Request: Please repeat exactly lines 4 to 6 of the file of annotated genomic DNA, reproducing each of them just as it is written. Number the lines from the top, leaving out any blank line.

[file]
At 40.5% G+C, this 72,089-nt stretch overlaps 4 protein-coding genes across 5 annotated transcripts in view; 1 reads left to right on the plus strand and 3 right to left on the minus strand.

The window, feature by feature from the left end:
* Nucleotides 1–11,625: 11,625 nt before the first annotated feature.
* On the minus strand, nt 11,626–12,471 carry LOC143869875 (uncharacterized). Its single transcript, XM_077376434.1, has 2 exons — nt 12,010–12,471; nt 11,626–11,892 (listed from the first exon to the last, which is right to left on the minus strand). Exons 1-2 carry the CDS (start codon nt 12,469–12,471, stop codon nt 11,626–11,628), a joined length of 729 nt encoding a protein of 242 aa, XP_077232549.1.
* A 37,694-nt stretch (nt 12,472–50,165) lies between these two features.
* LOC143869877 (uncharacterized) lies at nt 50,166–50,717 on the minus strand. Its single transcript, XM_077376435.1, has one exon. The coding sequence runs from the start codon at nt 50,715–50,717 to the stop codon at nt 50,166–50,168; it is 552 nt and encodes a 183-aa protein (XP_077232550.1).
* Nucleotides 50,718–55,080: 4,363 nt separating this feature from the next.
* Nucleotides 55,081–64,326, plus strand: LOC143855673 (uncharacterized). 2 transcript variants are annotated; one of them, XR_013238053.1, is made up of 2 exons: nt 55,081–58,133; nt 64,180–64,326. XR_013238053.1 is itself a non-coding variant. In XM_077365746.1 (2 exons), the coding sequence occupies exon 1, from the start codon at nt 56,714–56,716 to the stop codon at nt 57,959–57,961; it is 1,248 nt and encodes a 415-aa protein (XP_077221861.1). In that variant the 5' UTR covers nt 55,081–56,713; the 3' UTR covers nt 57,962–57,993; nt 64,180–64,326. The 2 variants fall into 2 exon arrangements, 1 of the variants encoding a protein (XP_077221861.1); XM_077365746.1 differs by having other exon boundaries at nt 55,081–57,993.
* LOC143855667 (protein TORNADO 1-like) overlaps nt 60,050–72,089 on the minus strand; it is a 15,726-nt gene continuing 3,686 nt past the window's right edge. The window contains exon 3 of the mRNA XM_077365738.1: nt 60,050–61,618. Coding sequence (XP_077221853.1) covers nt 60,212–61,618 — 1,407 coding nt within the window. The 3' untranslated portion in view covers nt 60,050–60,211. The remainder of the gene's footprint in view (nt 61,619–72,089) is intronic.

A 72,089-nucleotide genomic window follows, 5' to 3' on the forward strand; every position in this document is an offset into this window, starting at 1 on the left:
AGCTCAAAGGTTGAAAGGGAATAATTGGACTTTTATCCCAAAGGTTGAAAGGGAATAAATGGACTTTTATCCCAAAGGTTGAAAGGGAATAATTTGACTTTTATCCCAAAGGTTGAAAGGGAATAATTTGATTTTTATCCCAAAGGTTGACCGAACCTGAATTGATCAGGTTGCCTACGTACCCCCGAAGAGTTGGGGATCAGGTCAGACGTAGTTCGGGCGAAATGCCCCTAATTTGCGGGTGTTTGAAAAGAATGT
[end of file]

* On the minus strand, nt 11,626–12,471 carry LOC143869875 (uncharacterized). Its single transcript, XM_077376434.1, has 2 exons — nt 12,010–12,471; nt 11,626–11,892 (listed from the first exon to the last, which is right to left on the minus strand). Exons 1-2 carry the CDS (start codon nt 12,469–12,471, stop codon nt 11,626–11,628), a joined length of 729 nt encoding a protein of 242 aa, XP_077232549.1.
* A 37,694-nt stretch (nt 12,472–50,165) lies between these two features.
* LOC143869877 (uncharacterized) lies at nt 50,166–50,717 on the minus strand. Its single transcript, XM_077376435.1, has one exon. The coding sequence runs from the start codon at nt 50,715–50,717 to the stop codon at nt 50,166–50,168; it is 552 nt and encodes a 183-aa protein (XP_077232550.1).